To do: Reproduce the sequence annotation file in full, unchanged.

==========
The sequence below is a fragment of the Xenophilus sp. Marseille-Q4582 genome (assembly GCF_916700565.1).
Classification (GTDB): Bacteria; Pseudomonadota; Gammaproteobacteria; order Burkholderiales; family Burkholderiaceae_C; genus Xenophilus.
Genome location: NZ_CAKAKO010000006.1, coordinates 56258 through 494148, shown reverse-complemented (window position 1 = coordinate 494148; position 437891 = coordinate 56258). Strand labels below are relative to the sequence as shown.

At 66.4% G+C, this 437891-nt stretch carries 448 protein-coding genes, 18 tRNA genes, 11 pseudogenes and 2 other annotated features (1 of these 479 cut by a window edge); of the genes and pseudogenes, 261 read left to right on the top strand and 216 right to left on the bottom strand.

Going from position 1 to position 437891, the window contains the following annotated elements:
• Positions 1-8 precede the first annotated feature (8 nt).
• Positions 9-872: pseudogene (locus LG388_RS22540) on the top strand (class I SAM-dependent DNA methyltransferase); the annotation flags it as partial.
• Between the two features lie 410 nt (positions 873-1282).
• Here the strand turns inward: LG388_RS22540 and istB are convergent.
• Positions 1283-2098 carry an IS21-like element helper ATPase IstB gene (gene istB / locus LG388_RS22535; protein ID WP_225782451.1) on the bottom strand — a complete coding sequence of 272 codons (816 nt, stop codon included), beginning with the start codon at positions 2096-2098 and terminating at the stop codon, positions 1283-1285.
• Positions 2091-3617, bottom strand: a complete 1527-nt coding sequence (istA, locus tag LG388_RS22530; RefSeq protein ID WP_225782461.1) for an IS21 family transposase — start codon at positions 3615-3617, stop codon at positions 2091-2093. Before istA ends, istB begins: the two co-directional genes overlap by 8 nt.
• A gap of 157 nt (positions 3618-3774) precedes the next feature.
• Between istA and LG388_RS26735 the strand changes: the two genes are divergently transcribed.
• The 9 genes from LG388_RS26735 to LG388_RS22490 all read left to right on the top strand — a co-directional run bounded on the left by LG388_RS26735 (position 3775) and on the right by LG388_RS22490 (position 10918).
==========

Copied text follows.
The sequence below is a fragment of the Xenophilus sp. Marseille-Q4582 genome (assembly GCF_916700565.1).
Classification (GTDB): Bacteria; Pseudomonadota; Gammaproteobacteria; order Burkholderiales; family Burkholderiaceae_C; genus Xenophilus.
Genome location: NZ_CAKAKO010000006.1, coordinates 56258 through 494148, shown reverse-complemented (window position 1 = coordinate 494148; position 437891 = coordinate 56258). Strand labels below are relative to the sequence as shown.

At 66.4% G+C, this 437891-nt stretch carries 448 protein-coding genes, 18 tRNA genes, 11 pseudogenes and 2 other annotated features (1 of these 479 cut by a window edge); of the genes and pseudogenes, 261 read left to right on the top strand and 216 right to left on the bottom strand.

Going from position 1 to position 437891, the window contains the following annotated elements:
• Positions 1-8 precede the first annotated feature (8 nt).
• Positions 9-872: pseudogene (locus LG388_RS22540) on the top strand (class I SAM-dependent DNA methyltransferase); the annotation flags it as partial.
• Between the two features lie 410 nt (positions 873-1282).
• Here the strand turns inward: LG388_RS22540 and istB are convergent.
• Positions 1283-2098 carry an IS21-like element helper ATPase IstB gene (gene istB / locus LG388_RS22535; protein ID WP_225782451.1) on the bottom strand — a complete coding sequence of 272 codons (816 nt, stop codon included), beginning with the start codon at positions 2096-2098 and terminating at the stop codon, positions 1283-1285.
• Positions 2091-3617, bottom strand: a complete 1527-nt coding sequence (istA, locus tag LG388_RS22530; RefSeq protein ID WP_225782461.1) for an IS21 family transposase — start codon at positions 3615-3617, stop codon at positions 2091-2093. Before istA ends, istB begins: the two co-directional genes overlap by 8 nt.
• A gap of 157 nt (positions 3618-3774) precedes the next feature.
• Between istA and LG388_RS26735 the strand changes: the two genes are divergently transcribed.
• The 9 genes from LG388_RS26735 to LG388_RS22490 all read left to right on the top strand — a co-directional run bounded on the left by LG388_RS26735 (position 3775) and on the right by LG388_RS22490 (position 10918).